Via IoT, data is expected to grow exponentially, and data centers will need to become more agile and cost-effective—this is where hyperconvergence comes into the mix. Hyperconvergence moves away from multiple discrete components that are packaged together, instead integrating compute, storage and network elements in a single, software-defined enclosure. Hyperconverged IT deploys virtually and is managed from a single administrative pane, without the need for deep technology skills. As data center IT managers increasingly need to add capacity quickly and streamline the ongoing management of their environment to meet big data demands, a hyperconverged solution provides the agility, simplicity and effectiveness needed in the IoT era.

Overall, converged and hyperconverged IT solutions allow the fast and easy integration of a physical infrastructure into a virtualized environment, simplifying management, increasing utilization rates and reducing costs.

  • Q. What are some of the challenges of deploying converged/hyperconverged IT solutions that businesses should be aware of?

Converged and hyperconverged solutions require high levels of efficiency, standardization and protection, and as a result, vendors must deliver the power-protection, reliability and simplicity required for these increasingly sophisticated architectures.

In a multi-vendor solution, the process for ensuring system component compatibility can be complex, expensive and time consuming for end user and channel organizations. However, vendors can eliminate this responsibility from their partners by delivering cohesive total solutions that simplify IT commissioning and management, ensuring the highest levels of protection for complex mission critical systems. Ultimately, vendors must guarantee joint interoperability with validations and certifications to ensure compatibility and integration—providing customers with certainty in their investment.

  • Q. Why is it important for vendor organizations to work together to develop joint solutions for end user clients? What industry forces are precipitating this need?

As businesses face the growing challenge of balancing increasingly complex IT systems with faster speed to market requirements, it is more important than ever for vendors to work together to provide their channel partners and customers with the most simplified, easily-deployable solutions that fulfill today’s connectivity and reliability needs. Vendor partnerships and alliances are imperative, now more than ever, to provide complete and reliable solutions, allowing partners to shift focus from their IT challenges to business growth and solutions for their customers, and eliminate any concerns about their physical infrastructure.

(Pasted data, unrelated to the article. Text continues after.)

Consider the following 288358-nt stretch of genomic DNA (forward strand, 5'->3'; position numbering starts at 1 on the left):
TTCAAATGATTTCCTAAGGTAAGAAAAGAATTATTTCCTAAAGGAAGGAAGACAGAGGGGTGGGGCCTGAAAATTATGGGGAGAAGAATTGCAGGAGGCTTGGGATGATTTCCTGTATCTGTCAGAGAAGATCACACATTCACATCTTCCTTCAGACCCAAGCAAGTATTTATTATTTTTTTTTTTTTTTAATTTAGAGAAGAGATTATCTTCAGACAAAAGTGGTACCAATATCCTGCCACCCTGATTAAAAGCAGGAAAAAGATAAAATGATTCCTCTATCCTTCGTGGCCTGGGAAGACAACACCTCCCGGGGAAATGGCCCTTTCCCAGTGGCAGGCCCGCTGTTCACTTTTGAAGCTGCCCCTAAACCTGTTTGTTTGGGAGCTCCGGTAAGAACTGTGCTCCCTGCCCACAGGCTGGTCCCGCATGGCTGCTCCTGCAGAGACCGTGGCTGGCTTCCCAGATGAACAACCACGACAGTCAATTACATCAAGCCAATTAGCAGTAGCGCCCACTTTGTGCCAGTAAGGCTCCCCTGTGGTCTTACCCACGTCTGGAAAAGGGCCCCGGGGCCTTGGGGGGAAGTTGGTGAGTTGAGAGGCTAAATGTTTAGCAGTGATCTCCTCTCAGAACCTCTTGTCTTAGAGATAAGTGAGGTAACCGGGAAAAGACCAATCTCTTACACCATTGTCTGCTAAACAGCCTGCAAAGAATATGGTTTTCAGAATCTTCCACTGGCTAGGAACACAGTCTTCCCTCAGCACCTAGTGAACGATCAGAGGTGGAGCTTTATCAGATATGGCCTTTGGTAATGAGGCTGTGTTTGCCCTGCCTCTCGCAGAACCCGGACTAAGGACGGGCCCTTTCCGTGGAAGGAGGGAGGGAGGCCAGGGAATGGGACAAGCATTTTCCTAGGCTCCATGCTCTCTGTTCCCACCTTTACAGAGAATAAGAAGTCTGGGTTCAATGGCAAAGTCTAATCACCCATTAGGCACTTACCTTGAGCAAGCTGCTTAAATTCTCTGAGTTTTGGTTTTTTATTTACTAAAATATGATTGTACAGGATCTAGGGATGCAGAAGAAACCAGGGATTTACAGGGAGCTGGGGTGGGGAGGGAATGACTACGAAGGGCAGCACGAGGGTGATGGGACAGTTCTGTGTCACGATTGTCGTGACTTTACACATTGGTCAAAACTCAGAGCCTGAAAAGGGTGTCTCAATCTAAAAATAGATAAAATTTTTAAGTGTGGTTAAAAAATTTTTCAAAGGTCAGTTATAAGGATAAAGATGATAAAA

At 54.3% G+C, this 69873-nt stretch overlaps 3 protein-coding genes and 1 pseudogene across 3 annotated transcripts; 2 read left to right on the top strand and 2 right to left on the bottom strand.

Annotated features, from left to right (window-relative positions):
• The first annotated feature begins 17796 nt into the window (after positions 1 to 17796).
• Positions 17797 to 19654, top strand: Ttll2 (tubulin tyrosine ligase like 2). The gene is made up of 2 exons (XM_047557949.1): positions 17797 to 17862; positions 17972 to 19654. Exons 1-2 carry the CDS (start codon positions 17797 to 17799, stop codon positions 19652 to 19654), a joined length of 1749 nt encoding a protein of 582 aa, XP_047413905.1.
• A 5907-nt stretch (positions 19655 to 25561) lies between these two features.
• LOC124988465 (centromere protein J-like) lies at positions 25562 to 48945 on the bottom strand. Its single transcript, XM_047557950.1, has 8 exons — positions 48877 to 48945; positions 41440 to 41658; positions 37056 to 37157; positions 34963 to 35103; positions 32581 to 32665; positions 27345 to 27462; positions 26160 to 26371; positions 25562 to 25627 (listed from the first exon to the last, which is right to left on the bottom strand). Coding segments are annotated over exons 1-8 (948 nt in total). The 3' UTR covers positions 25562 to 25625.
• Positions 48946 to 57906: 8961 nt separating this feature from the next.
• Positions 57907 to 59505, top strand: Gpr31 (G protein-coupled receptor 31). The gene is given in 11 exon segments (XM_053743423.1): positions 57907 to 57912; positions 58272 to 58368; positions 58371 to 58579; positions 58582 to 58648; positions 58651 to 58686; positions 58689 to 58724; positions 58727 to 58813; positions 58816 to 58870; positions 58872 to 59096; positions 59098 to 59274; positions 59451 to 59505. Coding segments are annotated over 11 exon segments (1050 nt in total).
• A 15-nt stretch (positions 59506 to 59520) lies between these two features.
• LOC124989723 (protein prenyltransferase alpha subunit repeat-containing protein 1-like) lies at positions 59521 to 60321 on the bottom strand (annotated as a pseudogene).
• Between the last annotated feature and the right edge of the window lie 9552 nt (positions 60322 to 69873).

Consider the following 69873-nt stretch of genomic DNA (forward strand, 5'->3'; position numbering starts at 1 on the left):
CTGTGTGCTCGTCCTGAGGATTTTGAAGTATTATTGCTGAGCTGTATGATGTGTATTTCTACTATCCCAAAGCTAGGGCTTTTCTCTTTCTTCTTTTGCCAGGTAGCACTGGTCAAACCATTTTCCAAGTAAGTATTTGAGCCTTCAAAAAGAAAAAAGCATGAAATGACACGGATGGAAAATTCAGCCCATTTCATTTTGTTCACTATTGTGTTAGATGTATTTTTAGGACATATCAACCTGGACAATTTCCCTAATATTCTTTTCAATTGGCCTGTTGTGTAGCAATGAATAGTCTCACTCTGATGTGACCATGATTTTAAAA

• Q. In what ways does APC by Schneider Electric work with partners to address the changing needs of IT?

With expertise in integrated IT architecture and software, APC by Schneider Electric works with the top OEMs in converged infrastructure to provide completely cohesive solutions. By providing the assurance of pretested, proven system compatibility and data center design of converged systems, APC enables our customers to deploy IT faster than ever before. We’ve invested heavily in alliances, validations and integrations to help our partners, managed service providers and end users capitalize on the opportunity of converged and hyperconverged IT and the growth of corresponding services to ensure their physical infrastructures can integrate with major vendors.

 IT Briefcase Exclusive Interview: The Evolution of The IoT and Data Management

Gordon Lord, Director of Channel Strategy, APC by Schneider Electric

Gordon Lord is Director of Channel Strategy at APC by Schneider Electric and is responsible for driving profitable revenue and partner enablement in collaboration with APC by Schneider Electric’s distribution partners.

He joined the firm in 1995 as a customer service representative and has spent the majority of his career in channel sales at APC. Prior to his current role, he held the position of director of IT distribution and channel marketing for over five years. He took up this position after spending almost two years as director of worldwide channel program.

Prior to this, between 2004 and 2006, he held the position of director of national channel accounts, and from 2001 to 2004, he was a national account manager. This followed two years as a district manager between 1999 and 2001 and three years as an inside sales rep, between 1996 and 1999.